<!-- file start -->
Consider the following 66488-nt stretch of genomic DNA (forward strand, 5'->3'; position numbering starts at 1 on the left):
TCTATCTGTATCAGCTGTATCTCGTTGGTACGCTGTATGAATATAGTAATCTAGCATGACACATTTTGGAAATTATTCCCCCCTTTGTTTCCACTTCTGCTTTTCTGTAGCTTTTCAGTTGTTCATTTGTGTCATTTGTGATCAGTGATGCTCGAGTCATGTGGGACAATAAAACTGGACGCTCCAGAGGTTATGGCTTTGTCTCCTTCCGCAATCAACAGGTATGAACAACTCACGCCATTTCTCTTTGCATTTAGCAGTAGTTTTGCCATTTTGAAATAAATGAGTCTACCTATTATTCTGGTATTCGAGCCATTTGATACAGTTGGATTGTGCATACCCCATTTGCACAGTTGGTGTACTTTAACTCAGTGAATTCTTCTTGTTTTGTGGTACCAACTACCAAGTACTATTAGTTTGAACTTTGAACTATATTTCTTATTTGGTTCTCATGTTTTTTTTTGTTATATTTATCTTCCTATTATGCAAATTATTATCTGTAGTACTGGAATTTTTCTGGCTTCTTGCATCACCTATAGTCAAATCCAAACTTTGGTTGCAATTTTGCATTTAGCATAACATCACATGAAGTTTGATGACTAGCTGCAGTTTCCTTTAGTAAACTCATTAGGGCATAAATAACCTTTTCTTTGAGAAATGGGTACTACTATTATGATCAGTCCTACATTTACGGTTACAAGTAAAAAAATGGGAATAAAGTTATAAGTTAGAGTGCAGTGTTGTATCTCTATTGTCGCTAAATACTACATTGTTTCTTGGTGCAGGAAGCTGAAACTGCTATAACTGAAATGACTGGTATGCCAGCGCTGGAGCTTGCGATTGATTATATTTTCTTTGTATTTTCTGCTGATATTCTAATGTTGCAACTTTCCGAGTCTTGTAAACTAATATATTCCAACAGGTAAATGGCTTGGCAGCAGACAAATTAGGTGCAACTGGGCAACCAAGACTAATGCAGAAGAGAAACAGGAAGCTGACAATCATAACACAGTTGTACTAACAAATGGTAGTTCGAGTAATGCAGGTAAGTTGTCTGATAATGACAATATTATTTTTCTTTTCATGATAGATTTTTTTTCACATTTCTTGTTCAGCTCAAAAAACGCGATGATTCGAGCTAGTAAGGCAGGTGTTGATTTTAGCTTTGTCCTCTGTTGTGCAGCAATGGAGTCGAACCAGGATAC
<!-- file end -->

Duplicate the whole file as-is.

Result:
Consider the following 66488-nt stretch of genomic DNA (forward strand, 5'->3'; position numbering starts at 1 on the left):
TCTATCTGTATCAGCTGTATCTCGTTGGTACGCTGTATGAATATAGTAATCTAGCATGACACATTTTGGAAATTATTCCCCCCTTTGTTTCCACTTCTGCTTTTCTGTAGCTTTTCAGTTGTTCATTTGTGTCATTTGTGATCAGTGATGCTCGAGTCATGTGGGACAATAAAACTGGACGCTCCAGAGGTTATGGCTTTGTCTCCTTCCGCAATCAACAGGTATGAACAACTCACGCCATTTCTCTTTGCATTTAGCAGTAGTTTTGCCATTTTGAAATAAATGAGTCTACCTATTATTCTGGTATTCGAGCCATTTGATACAGTTGGATTGTGCATACCCCATTTGCACAGTTGGTGTACTTTAACTCAGTGAATTCTTCTTGTTTTGTGGTACCAACTACCAAGTACTATTAGTTTGAACTTTGAACTATATTTCTTATTTGGTTCTCATGTTTTTTTTTGTTATATTTATCTTCCTATTATGCAAATTATTATCTGTAGTACTGGAATTTTTCTGGCTTCTTGCATCACCTATAGTCAAATCCAAACTTTGGTTGCAATTTTGCATTTAGCATAACATCACATGAAGTTTGATGACTAGCTGCAGTTTCCTTTAGTAAACTCATTAGGGCATAAATAACCTTTTCTTTGAGAAATGGGTACTACTATTATGATCAGTCCTACATTTACGGTTACAAGTAAAAAAATGGGAATAAAGTTATAAGTTAGAGTGCAGTGTTGTATCTCTATTGTCGCTAAATACTACATTGTTTCTTGGTGCAGGAAGCTGAAACTGCTATAACTGAAATGACTGGTATGCCAGCGCTGGAGCTTGCGATTGATTATATTTTCTTTGTATTTTCTGCTGATATTCTAATGTTGCAACTTTCCGAGTCTTGTAAACTAATATATTCCAACAGGTAAATGGCTTGGCAGCAGACAAATTAGGTGCAACTGGGCAACCAAGACTAATGCAGAAGAGAAACAGGAAGCTGACAATCATAACACAGTTGTACTAACAAATGGTAGTTCGAGTAATGCAGGTAAGTTGTCTGATAATGACAATATTATTTTTCTTTTCATGATAGATTTTTTTTCACATTTCTTGTTCAGCTCAAAAAACGCGATGATTCGAGCTAGTAAGGCAGGTGTTGATTTTAGCTTTGTCCTCTGTTGTGCAGCAATGGAGTCGAACCAGGATAC